The U.S. Department of Homeland Security (DHS) made a similar proposal in its May 2012 Retrospective Review Plan Report. The May 2012 DHS report indicated that the proposal “would increase incentives of H-1B nonimmigrant workers who are allowed to extend their period of stay under AC21 as they complete the process to adjust status to that of a lawful permanent resident by providing parallel employment incentives to the H-4 spouse.”

The H-1B program is for foreign workers in specialty occupations. It has been frequently used by U.S. businesses to employ high-skilled foreign workers with degrees in science, technology, engineering and mathematics.

This year, the cap for H-1B applications was reached in the first five days of the filing season. The USCIS received a total of 172,500 H-1B petitions including those filed under the advanced degree exemption. A lottery was conducted to select the 20,000 petitions under the advanced degree exemption and the 65,000 cap-subject petitions.

The proposal to allow H-4 spouses to work is only one of the measures the White House is undertaking to make the United States “more attractive to talented foreign entrepreneurs and other high-skill immigrants who will contribute substantially to the U.S. economy, create jobs, and enhance American innovative competitiveness.”

The draft rule is presently with the Office of Management and Budget (OMB). After initial clearance with OMB, it will be published as Notice of Proposed Rulemaking allowing the public to comment on it for at least 30 days. The proposed regulation in its exact form will not be released until published in the Federal Register.

Once the proposed regulation is in place, the qualifying H-4 visa holder will be issued an employment authorization document (EAD) which will allow them to work in the U.S. for the period indicated in the EAD. The validity of their EAD will be for the same period as their H-1B family member.

Adjustment of Status of Fiancé(e) After Divorce

The K-1 nonimmigrant visa allows the foreign fiancé(e) of a U.S. citizen a single entry into the United States for the sole purpose of marrying the K-1 petitioner. The marriage must take place within 90 days after entry. In the event the marriage does not take place within the 90-day period, the K-1 visa holder shall be required to depart the U.S.

Under the law, the fiancé(e) cannot change to any other nonimmigrant status and cannot be granted extension of stay. He is also barred from adjusting status except on the basis of the marriage to the K-1 petitioner.

If he adjusts status on the basis of his marriage to the K-1 petitioner, he will be granted conditional residence status. He can later file with his spouse a joint petition to remove the condition. If the marriage is terminated such as when the marriage ends in divorce, the foreign spouse can request waiver of the joint filing requirement.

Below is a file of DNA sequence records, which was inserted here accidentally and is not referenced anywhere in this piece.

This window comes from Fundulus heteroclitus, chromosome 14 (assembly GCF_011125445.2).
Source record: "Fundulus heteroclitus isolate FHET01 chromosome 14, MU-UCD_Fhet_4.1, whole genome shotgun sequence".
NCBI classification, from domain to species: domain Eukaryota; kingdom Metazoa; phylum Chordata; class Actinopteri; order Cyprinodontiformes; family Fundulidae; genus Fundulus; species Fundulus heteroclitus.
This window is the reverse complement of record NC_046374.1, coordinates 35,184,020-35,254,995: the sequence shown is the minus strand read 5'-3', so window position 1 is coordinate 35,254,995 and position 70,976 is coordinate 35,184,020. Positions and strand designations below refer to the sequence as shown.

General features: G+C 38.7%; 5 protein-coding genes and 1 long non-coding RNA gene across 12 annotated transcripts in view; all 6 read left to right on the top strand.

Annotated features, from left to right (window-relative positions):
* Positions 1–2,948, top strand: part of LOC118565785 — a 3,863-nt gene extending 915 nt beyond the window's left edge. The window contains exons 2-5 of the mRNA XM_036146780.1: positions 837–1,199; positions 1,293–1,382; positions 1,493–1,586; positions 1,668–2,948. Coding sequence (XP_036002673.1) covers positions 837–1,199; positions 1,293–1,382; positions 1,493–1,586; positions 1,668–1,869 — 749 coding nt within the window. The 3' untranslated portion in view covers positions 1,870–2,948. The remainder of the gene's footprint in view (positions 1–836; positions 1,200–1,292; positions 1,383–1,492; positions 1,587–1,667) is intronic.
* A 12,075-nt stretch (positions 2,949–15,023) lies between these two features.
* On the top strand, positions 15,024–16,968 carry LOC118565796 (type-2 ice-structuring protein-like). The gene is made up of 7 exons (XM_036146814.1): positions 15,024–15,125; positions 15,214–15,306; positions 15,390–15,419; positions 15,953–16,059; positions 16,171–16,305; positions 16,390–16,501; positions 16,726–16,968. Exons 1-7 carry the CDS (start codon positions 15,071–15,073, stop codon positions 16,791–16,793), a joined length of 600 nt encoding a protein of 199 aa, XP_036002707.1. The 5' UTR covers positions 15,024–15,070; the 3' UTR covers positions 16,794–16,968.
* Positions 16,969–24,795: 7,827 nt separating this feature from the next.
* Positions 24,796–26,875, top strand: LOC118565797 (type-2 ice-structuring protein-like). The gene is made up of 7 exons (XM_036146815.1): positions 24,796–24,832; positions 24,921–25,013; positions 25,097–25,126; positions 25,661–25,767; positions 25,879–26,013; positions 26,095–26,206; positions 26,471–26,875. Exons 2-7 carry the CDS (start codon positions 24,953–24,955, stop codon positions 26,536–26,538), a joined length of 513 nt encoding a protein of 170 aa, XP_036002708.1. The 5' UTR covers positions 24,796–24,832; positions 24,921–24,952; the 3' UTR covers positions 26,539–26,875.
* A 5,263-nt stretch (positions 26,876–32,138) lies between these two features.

If he has been married for more than two years at the time that he adjusts status, he is granted permanent and not conditional residence status.

What happens if the marriage is terminated before the adjustment of status application is adjudicated?

If the petitioner dies after marrying the K-1 beneficiary within the 90 day period but before the adjustment application is adjudicated, the foreign spouse is still eligible to adjust.

Also, a K-1 visa holder who divorced the original K-1 petitioner can still adjust to permanent residence status so long as the adjustment application is based on the marriage to the original K-1 petitioner.

The law does not require that the marriage still exists at the time the adjustment application is adjudicated. In order for a K-1 visa holder to adjust status, the applicant must demonstrate that that he entered into a good faith marriage with the K-1 petitioner within 3 months after entry and was not otherwise inadmissible.

In one case, the foreign fiancé(e) married the K-1 petitioner within 90 days from arrival and filed her adjustment application within the two-year conditional residence period. She divorced her K-1 petitioner within 2 years before the adjustment application was adjudicated. She was allowed to adjust status even after their marriage ended in divorce.

In another case, the marriage between the foreign fiancé(e) and K-1 petitioner took place within the 90-day period. They had a child together but were divorced more than 2 years after their marriage. He subsequently married another U.S. citizen. His adjustment application was denied on the ground that it was not adjudicated within two years from marriage.
On appeal, the Board of Immigration Appeals found the foreign spouse eligible to adjust status on the basis of his marriage to the original K-3 petitioner even if their marriage had terminated.